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Disputes Between Buiness Owners

When starting a business, the owners will usually start out with a good deal of optimism, goodwill and mutual trust, but disputes will eventually arise and, if handled improperly, could jeopardize the future of the business.  The nature of the dispute varies but it is usually associated with sharing of profits, additional contributions to the business to cover losses, differing business strategies and goals, division of job responsibilities, efforts of each owner in running the business, interest by one owner in other business opportunities, or personality conflicts between the owners.  If handled improperly, such disputes often lead to one owner feeling ignored, taken advantage of, cheated or bullied by the other owners, and the disgruntled owner often desires to end his involvement with the business and to be compensated for his losses. 

Regardless of whether the complaints of the dissenting owner are meritorious, such a dispute could lead to financial difficulties for the business which may not have the funds to buy out the dissenting owner, or worse a lawsuit by the dissenting owner to dissolve the business and for breach of fiduciary duties and accounting against the other owners.  Any dispute among owners has the potential to disrupt operation because enormous time, effort, and money will be redirected from running the business to fighting among the owners.  Family relationships and friendships between owners often aggravate such disputes because they add a layer of complexity to the situation, usually in the form of unrelated deep-seated grievances.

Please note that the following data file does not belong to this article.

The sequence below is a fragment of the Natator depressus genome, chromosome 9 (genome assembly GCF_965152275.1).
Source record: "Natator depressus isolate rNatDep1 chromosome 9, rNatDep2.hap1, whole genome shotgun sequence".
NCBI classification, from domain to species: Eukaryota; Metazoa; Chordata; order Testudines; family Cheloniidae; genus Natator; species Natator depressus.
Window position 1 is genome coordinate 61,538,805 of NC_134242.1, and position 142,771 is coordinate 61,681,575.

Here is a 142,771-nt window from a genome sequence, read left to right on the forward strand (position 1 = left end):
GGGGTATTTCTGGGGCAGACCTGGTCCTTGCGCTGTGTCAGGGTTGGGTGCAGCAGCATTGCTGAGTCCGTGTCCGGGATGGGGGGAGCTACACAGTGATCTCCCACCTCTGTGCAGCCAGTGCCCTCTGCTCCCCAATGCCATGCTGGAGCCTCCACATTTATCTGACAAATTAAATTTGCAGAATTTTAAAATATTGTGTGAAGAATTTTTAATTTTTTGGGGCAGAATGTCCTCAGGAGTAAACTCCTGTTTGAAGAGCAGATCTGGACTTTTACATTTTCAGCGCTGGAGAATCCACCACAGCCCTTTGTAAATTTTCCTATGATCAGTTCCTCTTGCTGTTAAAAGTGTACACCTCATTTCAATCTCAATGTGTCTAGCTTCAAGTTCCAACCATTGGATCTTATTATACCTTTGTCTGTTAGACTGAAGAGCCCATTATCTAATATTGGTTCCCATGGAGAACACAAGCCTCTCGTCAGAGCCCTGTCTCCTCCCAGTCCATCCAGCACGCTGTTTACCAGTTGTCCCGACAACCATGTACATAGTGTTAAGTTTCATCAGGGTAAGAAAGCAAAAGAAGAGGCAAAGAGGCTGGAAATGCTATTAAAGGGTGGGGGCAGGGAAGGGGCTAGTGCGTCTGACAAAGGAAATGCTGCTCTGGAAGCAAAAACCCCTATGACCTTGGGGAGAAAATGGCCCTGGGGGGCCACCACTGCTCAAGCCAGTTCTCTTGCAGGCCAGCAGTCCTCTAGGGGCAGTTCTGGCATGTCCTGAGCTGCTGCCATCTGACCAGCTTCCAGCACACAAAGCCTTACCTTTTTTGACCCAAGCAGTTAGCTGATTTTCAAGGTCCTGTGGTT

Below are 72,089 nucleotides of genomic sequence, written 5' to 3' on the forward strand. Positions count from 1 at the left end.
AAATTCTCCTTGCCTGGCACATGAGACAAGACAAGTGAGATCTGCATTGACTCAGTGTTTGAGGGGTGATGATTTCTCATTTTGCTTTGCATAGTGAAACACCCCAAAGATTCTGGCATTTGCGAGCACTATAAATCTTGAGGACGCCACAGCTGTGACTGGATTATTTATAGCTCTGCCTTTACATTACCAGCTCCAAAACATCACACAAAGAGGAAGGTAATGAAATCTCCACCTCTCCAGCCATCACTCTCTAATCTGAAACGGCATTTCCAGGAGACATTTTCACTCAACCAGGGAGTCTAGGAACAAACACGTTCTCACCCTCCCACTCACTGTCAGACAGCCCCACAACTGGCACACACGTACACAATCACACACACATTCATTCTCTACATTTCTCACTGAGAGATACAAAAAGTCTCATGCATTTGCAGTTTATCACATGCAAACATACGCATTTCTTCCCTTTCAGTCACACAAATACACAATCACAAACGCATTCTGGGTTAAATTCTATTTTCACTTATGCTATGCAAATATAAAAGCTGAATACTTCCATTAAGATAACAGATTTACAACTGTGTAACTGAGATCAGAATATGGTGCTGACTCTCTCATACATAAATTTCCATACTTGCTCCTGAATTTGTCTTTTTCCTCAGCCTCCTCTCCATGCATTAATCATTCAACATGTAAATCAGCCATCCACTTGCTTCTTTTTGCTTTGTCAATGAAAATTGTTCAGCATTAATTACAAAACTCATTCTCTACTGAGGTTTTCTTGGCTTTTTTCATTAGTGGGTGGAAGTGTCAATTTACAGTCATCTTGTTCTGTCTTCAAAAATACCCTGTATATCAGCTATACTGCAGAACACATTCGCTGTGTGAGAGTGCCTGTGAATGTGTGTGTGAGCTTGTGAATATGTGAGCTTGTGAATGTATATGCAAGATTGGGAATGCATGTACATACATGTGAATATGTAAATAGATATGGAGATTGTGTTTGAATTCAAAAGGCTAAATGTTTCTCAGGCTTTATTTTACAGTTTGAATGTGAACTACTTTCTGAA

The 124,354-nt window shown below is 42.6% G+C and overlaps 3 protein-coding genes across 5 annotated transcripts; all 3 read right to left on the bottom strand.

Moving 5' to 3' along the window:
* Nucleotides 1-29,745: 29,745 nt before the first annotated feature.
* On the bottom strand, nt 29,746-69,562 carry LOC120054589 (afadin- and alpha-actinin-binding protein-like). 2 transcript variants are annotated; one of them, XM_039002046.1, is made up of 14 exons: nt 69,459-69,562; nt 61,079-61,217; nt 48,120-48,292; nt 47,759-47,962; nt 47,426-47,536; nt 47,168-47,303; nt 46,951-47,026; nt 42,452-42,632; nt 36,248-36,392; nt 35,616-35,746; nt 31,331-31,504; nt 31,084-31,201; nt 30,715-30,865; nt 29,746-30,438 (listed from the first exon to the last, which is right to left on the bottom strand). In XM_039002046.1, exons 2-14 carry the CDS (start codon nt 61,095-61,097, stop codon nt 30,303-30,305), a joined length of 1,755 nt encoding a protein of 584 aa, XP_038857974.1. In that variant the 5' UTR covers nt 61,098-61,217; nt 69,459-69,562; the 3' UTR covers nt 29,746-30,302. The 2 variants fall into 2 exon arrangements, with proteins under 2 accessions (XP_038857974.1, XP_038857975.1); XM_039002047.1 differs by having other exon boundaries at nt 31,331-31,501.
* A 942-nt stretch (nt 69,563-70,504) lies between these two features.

A well drafted agreement between the owners at the inception of the business relationship will provide for concrete rules for handling such disputes and buy-out provisions for an orderly and fair buyout in lieu of litigation.  Even if no such agreement exists, if the grievances are addressed early on and in good faith, the owners have an opportunity to either resolve the dispute or to draft a buy-out agreement to buy out the ownership interest of the dissenting owner. 

There are four general ways to resolve such disputes between owners: